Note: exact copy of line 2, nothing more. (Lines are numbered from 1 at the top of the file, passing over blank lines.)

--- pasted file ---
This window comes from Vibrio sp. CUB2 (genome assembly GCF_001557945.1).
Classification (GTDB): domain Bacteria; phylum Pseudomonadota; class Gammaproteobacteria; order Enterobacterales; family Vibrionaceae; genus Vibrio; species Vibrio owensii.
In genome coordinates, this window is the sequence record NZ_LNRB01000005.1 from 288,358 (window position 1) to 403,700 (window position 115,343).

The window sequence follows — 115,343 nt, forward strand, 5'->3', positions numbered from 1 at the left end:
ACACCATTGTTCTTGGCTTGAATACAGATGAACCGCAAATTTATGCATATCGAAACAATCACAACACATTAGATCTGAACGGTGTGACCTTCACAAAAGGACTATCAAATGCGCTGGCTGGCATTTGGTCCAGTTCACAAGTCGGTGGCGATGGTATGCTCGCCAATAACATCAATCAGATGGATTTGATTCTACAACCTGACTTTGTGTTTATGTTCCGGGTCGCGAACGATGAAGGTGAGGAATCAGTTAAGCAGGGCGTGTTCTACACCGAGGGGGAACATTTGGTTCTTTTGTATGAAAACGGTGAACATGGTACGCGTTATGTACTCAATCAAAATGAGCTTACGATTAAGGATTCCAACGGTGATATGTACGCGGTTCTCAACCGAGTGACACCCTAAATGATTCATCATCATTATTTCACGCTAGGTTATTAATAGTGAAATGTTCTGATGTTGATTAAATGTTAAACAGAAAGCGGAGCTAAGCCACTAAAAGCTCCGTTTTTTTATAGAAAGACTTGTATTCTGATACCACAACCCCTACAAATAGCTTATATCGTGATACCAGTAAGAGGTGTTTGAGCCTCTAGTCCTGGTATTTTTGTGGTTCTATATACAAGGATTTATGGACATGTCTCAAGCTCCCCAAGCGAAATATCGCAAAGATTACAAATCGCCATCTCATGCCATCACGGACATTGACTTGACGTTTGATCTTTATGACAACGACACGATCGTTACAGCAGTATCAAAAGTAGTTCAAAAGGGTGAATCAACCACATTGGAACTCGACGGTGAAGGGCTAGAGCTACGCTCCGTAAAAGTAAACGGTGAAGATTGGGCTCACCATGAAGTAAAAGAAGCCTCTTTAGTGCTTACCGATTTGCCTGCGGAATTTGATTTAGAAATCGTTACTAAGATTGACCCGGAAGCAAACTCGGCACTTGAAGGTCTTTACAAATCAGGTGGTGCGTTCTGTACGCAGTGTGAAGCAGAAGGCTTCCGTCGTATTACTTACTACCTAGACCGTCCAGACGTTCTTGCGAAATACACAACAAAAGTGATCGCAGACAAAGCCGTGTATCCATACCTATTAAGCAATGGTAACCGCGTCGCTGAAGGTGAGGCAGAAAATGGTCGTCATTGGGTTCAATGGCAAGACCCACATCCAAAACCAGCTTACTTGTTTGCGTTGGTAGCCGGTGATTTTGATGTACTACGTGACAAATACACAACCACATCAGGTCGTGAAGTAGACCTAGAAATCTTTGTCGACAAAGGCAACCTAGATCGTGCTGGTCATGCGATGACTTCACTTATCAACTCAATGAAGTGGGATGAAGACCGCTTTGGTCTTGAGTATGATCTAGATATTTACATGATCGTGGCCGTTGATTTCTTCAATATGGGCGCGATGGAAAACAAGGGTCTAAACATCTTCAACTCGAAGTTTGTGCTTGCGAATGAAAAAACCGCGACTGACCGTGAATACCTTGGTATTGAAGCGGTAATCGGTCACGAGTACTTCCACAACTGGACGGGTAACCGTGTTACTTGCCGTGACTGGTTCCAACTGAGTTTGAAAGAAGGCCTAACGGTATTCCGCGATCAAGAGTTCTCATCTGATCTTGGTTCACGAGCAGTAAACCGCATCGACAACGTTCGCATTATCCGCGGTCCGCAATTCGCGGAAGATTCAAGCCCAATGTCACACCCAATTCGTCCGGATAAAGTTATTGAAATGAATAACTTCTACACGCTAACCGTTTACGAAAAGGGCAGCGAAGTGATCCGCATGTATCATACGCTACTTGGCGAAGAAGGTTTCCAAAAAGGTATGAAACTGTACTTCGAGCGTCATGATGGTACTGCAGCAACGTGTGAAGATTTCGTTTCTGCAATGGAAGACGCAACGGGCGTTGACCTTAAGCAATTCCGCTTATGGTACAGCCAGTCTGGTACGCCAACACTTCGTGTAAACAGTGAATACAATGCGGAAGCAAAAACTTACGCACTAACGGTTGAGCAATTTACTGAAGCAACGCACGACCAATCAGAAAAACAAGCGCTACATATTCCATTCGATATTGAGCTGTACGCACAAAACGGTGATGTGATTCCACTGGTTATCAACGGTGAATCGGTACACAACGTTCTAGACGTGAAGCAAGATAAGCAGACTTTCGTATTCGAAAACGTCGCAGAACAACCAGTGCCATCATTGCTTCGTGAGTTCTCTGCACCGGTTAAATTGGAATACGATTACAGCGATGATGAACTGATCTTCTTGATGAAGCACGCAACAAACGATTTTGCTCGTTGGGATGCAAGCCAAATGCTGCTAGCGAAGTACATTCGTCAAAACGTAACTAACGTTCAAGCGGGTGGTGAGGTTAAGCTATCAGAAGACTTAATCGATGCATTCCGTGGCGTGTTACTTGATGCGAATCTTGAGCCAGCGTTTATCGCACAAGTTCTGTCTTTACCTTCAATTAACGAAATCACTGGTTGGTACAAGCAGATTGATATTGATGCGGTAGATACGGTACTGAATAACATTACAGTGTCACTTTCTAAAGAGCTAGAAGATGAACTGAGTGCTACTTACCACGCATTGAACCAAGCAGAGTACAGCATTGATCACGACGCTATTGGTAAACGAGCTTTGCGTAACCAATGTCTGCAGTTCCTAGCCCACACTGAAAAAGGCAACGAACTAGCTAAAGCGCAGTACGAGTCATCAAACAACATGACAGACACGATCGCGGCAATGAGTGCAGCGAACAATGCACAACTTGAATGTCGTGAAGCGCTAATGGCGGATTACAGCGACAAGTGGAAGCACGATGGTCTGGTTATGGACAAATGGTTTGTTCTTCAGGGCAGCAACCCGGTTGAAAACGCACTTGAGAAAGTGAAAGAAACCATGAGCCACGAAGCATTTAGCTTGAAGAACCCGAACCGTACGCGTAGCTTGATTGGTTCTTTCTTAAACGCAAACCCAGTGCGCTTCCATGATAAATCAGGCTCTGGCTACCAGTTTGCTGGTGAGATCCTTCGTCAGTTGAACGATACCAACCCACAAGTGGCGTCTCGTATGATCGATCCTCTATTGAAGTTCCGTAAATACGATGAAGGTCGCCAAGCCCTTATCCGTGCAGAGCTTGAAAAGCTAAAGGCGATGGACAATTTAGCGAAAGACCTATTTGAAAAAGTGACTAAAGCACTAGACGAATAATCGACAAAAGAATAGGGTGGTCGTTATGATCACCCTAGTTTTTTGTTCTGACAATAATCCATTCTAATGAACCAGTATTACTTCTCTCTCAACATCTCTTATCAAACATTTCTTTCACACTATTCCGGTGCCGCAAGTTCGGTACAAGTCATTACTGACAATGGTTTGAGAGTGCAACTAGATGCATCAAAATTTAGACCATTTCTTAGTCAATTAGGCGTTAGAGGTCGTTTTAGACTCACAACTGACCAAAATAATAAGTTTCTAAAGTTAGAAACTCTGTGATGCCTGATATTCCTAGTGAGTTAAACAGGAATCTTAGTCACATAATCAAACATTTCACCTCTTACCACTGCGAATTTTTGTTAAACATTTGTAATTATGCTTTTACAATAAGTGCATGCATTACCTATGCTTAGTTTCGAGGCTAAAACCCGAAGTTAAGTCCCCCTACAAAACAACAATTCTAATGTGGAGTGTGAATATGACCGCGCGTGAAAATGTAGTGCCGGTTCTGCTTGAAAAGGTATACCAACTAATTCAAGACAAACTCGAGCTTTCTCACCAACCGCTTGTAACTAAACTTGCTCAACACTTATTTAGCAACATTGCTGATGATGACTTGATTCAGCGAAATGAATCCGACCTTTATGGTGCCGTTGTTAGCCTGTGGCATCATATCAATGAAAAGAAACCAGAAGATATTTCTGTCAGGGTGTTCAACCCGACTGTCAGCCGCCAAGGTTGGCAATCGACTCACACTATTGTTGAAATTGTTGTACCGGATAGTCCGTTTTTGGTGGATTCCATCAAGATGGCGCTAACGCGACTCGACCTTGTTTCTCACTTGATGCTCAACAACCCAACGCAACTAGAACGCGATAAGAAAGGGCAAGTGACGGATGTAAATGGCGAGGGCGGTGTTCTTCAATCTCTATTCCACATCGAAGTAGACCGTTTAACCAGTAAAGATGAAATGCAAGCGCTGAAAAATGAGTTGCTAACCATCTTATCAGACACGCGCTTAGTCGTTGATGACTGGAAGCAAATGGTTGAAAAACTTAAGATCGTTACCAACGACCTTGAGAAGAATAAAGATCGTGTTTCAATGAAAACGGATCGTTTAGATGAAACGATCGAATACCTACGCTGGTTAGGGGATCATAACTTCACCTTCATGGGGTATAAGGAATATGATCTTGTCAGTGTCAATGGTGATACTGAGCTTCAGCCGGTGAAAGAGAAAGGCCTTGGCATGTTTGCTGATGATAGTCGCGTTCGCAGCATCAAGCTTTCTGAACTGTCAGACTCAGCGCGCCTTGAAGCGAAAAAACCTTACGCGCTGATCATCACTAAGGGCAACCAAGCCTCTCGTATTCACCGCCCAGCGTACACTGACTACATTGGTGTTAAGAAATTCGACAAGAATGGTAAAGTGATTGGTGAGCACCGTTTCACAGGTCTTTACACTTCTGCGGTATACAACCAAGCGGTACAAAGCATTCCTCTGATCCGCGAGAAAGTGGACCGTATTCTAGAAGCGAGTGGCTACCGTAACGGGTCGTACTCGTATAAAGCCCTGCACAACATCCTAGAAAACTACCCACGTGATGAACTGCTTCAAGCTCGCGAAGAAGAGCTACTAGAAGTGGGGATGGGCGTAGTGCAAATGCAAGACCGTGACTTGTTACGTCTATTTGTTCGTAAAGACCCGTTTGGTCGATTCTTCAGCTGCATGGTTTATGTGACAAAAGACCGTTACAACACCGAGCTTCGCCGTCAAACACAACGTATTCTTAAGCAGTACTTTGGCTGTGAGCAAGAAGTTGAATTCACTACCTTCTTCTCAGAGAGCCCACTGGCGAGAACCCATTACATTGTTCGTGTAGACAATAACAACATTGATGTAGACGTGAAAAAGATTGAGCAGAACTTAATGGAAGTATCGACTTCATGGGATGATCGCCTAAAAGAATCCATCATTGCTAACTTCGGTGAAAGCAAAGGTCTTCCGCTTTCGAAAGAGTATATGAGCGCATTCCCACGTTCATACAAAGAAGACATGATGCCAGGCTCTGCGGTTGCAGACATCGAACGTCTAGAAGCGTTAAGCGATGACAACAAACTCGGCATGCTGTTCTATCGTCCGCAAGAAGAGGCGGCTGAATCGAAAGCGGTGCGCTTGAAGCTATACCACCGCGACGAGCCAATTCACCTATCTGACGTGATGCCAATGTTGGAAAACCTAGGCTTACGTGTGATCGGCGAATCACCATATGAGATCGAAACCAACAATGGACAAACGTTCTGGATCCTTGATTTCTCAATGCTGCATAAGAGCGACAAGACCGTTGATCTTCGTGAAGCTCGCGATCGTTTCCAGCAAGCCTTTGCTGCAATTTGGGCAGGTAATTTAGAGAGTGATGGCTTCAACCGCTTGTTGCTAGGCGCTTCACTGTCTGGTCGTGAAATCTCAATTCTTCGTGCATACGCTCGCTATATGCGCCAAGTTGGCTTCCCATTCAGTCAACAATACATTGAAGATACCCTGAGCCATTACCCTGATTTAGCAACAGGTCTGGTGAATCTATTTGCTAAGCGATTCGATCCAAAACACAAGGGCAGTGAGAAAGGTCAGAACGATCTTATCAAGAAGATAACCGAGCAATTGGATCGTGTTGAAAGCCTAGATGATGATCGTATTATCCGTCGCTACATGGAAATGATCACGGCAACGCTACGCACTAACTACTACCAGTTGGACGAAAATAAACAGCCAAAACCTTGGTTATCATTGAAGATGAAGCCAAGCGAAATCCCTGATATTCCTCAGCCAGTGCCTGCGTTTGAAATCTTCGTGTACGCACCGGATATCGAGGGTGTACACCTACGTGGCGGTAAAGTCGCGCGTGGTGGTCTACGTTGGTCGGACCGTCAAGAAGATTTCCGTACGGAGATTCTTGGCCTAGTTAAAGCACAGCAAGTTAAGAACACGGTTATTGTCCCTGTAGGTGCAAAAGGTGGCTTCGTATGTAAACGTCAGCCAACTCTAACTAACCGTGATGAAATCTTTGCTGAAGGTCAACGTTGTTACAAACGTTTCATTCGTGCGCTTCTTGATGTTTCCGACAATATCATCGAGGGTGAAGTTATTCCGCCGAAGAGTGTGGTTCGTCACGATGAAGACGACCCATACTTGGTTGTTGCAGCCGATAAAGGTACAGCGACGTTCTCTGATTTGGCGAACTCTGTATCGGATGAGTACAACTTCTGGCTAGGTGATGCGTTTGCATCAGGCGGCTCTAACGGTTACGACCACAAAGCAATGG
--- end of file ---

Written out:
Classification (GTDB): domain Bacteria; phylum Pseudomonadota; class Gammaproteobacteria; order Enterobacterales; family Vibrionaceae; genus Vibrio; species Vibrio owensii.